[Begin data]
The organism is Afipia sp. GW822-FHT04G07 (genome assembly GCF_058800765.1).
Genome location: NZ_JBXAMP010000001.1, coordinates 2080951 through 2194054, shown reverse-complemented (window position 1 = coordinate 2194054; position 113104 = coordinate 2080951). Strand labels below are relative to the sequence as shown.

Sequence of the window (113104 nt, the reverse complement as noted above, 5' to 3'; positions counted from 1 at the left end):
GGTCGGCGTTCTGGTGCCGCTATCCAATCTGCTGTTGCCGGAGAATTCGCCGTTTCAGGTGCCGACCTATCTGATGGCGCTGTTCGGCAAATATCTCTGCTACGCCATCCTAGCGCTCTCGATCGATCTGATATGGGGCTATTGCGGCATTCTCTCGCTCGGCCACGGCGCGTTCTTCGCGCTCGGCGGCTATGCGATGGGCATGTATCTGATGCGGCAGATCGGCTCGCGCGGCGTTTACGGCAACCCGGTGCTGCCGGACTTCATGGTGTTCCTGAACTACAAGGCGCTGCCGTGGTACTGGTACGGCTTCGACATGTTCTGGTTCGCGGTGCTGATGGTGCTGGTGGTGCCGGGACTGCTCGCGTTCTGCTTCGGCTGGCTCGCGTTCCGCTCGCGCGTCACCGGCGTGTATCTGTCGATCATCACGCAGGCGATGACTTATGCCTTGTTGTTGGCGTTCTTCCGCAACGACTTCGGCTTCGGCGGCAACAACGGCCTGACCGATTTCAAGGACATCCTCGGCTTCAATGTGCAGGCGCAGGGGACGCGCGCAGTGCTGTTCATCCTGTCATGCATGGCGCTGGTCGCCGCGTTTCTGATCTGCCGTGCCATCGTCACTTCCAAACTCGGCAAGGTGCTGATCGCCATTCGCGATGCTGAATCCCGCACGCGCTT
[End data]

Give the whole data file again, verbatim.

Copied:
The organism is Afipia sp. GW822-FHT04G07 (genome assembly GCF_058800765.1).
Genome location: NZ_JBXAMP010000001.1, coordinates 2080951 through 2194054, shown reverse-complemented (window position 1 = coordinate 2194054; position 113104 = coordinate 2080951). Strand labels below are relative to the sequence as shown.

Sequence of the window (113104 nt, the reverse complement as noted above, 5' to 3'; positions counted from 1 at the left end):
GGTCGGCGTTCTGGTGCCGCTATCCAATCTGCTGTTGCCGGAGAATTCGCCGTTTCAGGTGCCGACCTATCTGATGGCGCTGTTCGGCAAATATCTCTGCTACGCCATCCTAGCGCTCTCGATCGATCTGATATGGGGCTATTGCGGCATTCTCTCGCTCGGCCACGGCGCGTTCTTCGCGCTCGGCGGCTATGCGATGGGCATGTATCTGATGCGGCAGATCGGCTCGCGCGGCGTTTACGGCAACCCGGTGCTGCCGGACTTCATGGTGTTCCTGAACTACAAGGCGCTGCCGTGGTACTGGTACGGCTTCGACATGTTCTGGTTCGCGGTGCTGATGGTGCTGGTGGTGCCGGGACTGCTCGCGTTCTGCTTCGGCTGGCTCGCGTTCCGCTCGCGCGTCACCGGCGTGTATCTGTCGATCATCACGCAGGCGATGACTTATGCCTTGTTGTTGGCGTTCTTCCGCAACGACTTCGGCTTCGGCGGCAACAACGGCCTGACCGATTTCAAGGACATCCTCGGCTTCAATGTGCAGGCGCAGGGGACGCGCGCAGTGCTGTTCATCCTGTCATGCATGGCGCTGGTCGCCGCGTTTCTGATCTGCCGTGCCATCGTCACTTCCAAACTCGGCAAGGTGCTGATCGCCATTCGCGATGCTGAATCCCGCACGCGCTT